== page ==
A widow typically struggles with grief immediately after her husband dies. By 3 years after the loss, however, these women have largely overcome grief-related problems, such as depression, social isolation, bodily pains, and poor eating habits, according to a large U.S. study of 50- to 79-year-olds.
The findings underscore the resilience of older women faced with sea changes in their lives, say Sara Wilcox of the University of South Carolina in Columbia and her coworkers. The data also highlight a need for social and mental-health programs for women within the first year of their husbands’ deaths, the researchers say in the September Health Psychology.
Using surveys and medical data, Wilcox’s group first focused on the responses of 72,247 women who had been widowed in the past year, widowed for more than 1 year, or married. The researchers then examined 3-year follow-up data for 55,724 of those women.
Compared with married women, widows reported worse physical and emotional health and less-healthful daily habits, including irregular exercise and failing to eat fruits and vegetables. Such problems were most prominent in recent widows.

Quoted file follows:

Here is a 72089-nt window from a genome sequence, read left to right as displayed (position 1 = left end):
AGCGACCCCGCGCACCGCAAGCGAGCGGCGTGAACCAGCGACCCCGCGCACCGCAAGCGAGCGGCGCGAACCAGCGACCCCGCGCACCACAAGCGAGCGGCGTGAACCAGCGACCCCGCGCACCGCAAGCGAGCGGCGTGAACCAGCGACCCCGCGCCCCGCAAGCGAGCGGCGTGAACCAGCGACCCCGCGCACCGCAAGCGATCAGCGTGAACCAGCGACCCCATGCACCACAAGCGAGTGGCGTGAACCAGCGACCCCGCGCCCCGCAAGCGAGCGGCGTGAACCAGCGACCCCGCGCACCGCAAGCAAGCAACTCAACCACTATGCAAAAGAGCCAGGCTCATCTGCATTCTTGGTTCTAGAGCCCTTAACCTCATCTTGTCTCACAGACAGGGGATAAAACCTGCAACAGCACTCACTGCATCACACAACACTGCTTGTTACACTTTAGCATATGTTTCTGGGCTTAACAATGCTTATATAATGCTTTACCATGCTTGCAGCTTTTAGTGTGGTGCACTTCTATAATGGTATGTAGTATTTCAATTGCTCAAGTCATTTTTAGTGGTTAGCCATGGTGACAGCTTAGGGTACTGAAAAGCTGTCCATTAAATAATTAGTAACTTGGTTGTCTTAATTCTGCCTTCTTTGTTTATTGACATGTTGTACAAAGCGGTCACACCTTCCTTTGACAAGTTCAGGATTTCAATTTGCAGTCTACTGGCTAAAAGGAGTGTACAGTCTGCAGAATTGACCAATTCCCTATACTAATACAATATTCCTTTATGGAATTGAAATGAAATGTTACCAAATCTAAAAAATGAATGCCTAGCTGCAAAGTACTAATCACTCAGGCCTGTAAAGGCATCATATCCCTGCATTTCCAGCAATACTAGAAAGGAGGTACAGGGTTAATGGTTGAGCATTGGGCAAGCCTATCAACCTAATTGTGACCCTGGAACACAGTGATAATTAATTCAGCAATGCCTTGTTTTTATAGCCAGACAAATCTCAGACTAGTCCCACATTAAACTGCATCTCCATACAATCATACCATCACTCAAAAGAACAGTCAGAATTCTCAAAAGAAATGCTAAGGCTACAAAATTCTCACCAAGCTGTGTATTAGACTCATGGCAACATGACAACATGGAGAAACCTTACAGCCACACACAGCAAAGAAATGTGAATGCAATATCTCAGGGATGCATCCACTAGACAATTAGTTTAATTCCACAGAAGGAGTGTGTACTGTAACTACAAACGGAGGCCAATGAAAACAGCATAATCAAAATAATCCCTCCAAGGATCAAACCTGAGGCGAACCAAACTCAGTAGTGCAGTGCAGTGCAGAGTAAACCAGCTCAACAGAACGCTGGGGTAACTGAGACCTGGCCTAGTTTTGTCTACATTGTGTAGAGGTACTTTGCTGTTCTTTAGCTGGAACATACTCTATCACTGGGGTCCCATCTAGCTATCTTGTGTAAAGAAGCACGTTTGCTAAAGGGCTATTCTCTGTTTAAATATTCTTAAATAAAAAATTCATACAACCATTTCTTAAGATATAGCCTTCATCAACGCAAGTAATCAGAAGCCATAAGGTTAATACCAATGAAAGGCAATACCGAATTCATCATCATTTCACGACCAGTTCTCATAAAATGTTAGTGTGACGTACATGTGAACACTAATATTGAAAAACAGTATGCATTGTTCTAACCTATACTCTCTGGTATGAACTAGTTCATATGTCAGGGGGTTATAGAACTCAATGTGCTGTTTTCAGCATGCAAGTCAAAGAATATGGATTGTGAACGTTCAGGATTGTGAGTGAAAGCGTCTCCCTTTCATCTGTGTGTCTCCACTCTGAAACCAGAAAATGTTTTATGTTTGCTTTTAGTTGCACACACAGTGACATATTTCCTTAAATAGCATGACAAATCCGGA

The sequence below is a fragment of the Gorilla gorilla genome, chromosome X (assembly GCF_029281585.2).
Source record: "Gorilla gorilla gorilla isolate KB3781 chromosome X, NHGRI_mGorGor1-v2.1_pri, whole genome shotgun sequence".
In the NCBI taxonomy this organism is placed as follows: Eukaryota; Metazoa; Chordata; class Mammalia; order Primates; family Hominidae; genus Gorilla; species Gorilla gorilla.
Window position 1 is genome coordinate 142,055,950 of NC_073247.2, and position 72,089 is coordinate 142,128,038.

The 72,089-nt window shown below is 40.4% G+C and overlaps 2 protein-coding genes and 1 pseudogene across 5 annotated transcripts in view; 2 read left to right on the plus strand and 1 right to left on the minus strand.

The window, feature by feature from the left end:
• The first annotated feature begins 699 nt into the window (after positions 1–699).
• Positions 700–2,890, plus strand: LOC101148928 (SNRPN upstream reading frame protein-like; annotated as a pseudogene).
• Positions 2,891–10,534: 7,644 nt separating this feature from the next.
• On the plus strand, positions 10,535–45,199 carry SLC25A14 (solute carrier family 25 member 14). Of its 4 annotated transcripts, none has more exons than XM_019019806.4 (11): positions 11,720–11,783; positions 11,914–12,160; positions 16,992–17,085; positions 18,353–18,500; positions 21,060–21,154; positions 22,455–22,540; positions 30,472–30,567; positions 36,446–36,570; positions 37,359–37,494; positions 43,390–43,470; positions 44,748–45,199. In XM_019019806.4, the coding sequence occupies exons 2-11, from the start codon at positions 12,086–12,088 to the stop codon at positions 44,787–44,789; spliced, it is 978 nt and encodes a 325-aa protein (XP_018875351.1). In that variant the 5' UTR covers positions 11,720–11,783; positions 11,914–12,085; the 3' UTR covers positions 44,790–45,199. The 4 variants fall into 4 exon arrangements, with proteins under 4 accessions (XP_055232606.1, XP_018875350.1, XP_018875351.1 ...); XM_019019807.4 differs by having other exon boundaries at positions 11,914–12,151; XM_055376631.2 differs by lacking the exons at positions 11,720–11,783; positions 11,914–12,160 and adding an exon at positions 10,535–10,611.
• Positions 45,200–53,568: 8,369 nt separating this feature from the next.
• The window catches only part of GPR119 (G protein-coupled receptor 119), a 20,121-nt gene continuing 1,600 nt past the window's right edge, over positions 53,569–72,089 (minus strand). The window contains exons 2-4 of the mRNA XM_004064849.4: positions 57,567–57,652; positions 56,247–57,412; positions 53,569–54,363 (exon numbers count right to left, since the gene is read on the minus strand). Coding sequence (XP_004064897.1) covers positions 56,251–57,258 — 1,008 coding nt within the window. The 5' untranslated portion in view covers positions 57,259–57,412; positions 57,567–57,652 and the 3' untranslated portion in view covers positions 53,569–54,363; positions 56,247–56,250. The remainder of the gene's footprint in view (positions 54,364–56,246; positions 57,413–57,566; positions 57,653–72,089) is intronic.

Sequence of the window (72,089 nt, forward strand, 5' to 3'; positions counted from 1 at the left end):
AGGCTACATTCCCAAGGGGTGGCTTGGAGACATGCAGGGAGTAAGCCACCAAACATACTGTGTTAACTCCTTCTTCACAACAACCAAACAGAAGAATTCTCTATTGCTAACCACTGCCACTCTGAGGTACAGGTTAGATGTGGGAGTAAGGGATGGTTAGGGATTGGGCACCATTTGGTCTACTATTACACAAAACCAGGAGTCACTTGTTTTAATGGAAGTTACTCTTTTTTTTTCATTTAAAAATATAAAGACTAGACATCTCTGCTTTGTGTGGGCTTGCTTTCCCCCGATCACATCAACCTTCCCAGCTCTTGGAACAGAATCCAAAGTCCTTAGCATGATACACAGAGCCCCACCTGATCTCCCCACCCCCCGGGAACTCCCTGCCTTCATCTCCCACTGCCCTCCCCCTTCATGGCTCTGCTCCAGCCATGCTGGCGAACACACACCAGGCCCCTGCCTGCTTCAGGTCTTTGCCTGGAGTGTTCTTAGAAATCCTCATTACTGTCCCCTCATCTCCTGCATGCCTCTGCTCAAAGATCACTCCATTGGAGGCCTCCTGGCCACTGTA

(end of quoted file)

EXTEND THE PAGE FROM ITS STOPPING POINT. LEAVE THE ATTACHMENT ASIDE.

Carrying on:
Three years later, the women who had been recently widowed at the start of the study reported marked improvements in mental health and social activity, with smaller gains in physical health. The death of a spouse may have relieved many of these women from the strain of constant caregiving or allowed them to seek support from friends or mental-health workers, the researchers theorize. During the 3 years of the study, longer-term widows showed slight mental and physical advances.
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